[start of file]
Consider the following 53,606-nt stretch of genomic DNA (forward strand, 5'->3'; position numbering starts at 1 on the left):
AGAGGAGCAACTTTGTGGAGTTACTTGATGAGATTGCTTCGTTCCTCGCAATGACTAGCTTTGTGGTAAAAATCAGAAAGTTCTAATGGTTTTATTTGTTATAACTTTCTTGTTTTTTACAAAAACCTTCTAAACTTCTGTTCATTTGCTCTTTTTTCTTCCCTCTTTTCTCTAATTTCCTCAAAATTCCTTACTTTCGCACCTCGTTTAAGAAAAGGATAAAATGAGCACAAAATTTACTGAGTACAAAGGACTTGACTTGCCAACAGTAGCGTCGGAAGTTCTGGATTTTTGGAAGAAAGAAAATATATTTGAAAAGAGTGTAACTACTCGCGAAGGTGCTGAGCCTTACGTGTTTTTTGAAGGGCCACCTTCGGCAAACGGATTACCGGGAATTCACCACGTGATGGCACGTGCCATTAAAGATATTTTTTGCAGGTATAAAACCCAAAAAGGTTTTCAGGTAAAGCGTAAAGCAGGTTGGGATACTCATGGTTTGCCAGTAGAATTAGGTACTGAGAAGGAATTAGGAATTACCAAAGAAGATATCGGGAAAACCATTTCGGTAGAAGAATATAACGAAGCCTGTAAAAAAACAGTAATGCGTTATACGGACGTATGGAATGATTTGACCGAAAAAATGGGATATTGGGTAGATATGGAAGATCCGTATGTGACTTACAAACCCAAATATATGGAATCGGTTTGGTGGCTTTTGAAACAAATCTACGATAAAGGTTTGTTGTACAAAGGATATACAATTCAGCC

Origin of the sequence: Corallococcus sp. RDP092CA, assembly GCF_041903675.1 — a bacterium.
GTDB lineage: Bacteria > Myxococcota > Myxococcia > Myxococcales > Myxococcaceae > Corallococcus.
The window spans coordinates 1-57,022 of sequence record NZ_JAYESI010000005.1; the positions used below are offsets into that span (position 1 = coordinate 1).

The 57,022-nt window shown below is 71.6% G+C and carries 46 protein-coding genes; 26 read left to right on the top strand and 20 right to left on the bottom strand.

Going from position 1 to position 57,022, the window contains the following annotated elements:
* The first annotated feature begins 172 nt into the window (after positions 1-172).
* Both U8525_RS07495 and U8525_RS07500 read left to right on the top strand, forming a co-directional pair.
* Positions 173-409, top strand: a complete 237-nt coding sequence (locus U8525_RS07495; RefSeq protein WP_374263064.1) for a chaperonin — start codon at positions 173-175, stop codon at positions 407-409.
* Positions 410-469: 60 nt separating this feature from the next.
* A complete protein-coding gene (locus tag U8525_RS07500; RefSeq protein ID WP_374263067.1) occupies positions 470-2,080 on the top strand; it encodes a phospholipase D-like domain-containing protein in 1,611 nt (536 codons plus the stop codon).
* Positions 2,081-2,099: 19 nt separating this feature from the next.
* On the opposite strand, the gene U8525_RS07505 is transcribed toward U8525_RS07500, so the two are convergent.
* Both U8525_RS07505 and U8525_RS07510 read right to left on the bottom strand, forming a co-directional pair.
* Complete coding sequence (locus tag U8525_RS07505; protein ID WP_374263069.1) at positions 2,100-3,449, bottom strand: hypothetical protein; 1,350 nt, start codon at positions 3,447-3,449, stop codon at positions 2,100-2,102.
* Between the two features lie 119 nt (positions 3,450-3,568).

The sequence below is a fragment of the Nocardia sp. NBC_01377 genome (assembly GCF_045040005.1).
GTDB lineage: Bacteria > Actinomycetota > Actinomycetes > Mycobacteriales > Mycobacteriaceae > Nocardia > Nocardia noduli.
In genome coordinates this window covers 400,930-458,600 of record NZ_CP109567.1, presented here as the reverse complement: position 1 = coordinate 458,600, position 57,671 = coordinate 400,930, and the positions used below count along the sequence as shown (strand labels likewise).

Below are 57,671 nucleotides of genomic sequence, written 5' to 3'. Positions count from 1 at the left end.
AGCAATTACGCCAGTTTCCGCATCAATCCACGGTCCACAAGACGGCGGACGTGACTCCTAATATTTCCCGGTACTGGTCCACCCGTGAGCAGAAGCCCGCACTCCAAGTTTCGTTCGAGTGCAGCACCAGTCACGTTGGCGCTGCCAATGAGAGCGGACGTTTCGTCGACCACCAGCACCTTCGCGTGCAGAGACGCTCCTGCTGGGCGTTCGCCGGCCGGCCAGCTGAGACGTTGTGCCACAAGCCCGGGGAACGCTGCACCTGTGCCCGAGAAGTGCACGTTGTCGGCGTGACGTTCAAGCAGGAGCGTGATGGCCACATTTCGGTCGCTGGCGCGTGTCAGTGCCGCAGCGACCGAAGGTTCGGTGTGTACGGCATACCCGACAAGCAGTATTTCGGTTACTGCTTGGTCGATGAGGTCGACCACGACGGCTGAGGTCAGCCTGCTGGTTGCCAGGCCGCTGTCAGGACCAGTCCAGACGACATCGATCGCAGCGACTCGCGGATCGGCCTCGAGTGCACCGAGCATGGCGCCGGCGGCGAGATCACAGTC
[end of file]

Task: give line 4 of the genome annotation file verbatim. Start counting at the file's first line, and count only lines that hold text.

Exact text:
GTDB lineage: Bacteria > Myxococcota > Myxococcia > Myxococcales > Myxococcaceae > Corallococcus.